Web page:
Townsend flunks Ehrlich on record

Campaign Ad Watch

October 15, 2002|By David Nitkin

Democrat Kathleen Kennedy Townsend has been airing similar advertisements in the Baltimore and Washington areas that continue her strategy of highlighting Republican Robert L. Ehrlich Jr.'s congressional votes, along with grades given to him by interest groups. Townsend is attempting to portray her opponent as too conservative and out of touch with state voters.

What the ad says: The commercial playing in the Washington region opens with an image of Ehrlich from his own commercial, with him saying "While Mrs. Townsend distorts my record ... " A red "pause" sign flashes on the screen.

"Hold on a minute," the announcer says.

"The National Education Association gave Ehrlich a grade of `F' for voting against college loans, smaller class sizes and to abolish the Department of Education," the announcer says, as a red "F" is displayed against a classroom, with Ehrlich's face on the other side of the screen. "He voted against banning assault weapons and cheap handguns, and got an `F' grade from the Brady Campaign to Prevent Gun Violence," the voice says. A row of assault weapons is displayed. Then an image of someone pulling a handgun from his pants pocket is shown. Again, the "F" and Ehrlich's face appear on the screen.

"He voted to permit the dumping of waste in the Chesapeake Bay and got an `F' grade from the League of Conservation Voters. A film clip shows an outfall pipe, Ehrlich's face, and the red "F."

"The only one distorting the Ehrlich record? Bob Ehrlich." A graphic on the screen says: "The Ehrlich Record: Education - F. Gun control - F. Environment - F."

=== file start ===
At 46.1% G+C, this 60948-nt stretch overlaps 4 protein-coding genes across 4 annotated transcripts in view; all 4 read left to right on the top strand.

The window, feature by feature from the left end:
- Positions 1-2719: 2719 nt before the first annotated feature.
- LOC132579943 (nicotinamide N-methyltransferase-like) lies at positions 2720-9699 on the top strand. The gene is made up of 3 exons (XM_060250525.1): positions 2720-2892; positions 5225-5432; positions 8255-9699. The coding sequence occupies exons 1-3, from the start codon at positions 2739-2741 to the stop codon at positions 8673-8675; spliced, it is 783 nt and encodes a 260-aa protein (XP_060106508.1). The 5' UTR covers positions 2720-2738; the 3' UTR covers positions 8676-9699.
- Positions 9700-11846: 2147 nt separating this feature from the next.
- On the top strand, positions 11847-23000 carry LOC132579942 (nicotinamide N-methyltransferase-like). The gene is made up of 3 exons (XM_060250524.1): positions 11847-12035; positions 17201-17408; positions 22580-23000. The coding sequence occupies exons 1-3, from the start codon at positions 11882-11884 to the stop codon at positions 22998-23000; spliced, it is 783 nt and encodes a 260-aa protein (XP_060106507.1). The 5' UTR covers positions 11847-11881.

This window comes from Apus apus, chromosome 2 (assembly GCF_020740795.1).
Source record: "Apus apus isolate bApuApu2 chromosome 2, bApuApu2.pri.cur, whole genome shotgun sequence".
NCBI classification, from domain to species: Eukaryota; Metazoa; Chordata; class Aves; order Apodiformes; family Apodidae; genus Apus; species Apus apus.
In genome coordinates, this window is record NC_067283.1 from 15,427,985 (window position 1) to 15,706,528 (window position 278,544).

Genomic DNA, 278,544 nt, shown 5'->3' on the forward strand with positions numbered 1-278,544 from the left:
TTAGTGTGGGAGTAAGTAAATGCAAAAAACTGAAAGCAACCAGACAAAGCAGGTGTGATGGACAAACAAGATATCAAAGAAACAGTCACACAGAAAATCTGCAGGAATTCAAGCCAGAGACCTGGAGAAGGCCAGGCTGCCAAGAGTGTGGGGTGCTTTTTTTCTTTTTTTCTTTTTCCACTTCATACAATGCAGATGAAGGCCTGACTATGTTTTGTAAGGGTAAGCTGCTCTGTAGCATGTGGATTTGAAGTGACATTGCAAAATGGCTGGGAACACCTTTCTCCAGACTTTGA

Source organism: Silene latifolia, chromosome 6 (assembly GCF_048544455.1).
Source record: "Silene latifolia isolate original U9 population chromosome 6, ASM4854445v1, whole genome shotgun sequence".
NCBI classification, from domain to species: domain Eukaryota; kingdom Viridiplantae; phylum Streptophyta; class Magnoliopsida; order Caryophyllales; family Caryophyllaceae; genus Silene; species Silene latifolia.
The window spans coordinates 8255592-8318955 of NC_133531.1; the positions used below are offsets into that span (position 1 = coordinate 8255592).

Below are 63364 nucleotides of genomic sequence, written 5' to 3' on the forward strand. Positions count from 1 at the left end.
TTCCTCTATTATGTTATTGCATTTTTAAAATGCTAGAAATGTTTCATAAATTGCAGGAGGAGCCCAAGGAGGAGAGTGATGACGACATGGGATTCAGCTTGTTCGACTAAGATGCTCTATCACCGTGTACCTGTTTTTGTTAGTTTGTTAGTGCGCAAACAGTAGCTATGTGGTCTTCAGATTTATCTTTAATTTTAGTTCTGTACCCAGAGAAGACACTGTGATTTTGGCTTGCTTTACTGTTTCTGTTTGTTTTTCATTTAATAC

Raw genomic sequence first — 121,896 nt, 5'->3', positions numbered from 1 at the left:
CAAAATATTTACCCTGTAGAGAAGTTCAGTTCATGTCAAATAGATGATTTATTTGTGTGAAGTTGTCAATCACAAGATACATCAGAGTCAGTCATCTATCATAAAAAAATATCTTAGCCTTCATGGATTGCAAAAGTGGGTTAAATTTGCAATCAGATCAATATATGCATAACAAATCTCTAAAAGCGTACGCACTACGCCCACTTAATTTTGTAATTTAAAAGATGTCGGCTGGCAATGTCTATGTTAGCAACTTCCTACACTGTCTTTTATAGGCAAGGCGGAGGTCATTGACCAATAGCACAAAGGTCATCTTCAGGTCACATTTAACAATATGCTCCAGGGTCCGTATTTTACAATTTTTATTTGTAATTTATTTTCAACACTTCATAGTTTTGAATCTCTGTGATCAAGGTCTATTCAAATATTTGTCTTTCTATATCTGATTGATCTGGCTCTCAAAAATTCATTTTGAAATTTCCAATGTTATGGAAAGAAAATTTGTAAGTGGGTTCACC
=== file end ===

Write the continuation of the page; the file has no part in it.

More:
The ad airing in the Baltimore region is identical in its opening.

But instead of mentioning guns and the environment, the ad says: "He voted against a real prescription drug benefit for seniors, and he got an `F' grade from the American Public Health Association. He voted five times against the minimum wage, and the Baltimore Sun said he's followed a hard-right agenda."

The facts: The commercials highlight several of Ehrlich's congressional and state legislative votes, which have been used by the Townsend campaign in previous commercials.

Ehrlich voted in 1995 against funding the Education Department, but he wanted to return the money to states through grants. He has voted for other education increases since then.

Ehrlich's gun votes have been well documented and have gained fresh publicity in the past month after he said he would review the effectiveness of some of the state's gun laws.

Ehrlich supported a GOP Medicaid prescription drug plan that would have relied on private insurance companies for coverage. Democrats said it was unrealistic.

The Baltimore ad quotes a 2000 Sun endorsement of Ehrlich in which the paper's editorial board said Ehrlich had squandered leadership opportunities by adhering to former House Speaker Newt Gingrich's "hard-right agenda." The paper has not made an endorsement in the race for governor.

Analysis: Townsend is continuing to pound away at Ehrlich's voting record, her strategy since she began slipping in the polls during the summer. The Washington-area ad is particularly noteworthy, however, because it mentions guns and shows assault weapons for the first time since the sniper crisis began.

The Townsend campaign believes voters in Montgomery and Prince George's counties are more likely to be swayed by Ehrlich's gun-related votes than those in Baltimore would, and they are willing to raise the issue during a time of crisis.

"It's a risk," said Matthew Crenson, a Johns Hopkins University political science professor. "But it's not like they haven't raised the gun issue before. It sounds to me like they've buried it sufficiently."

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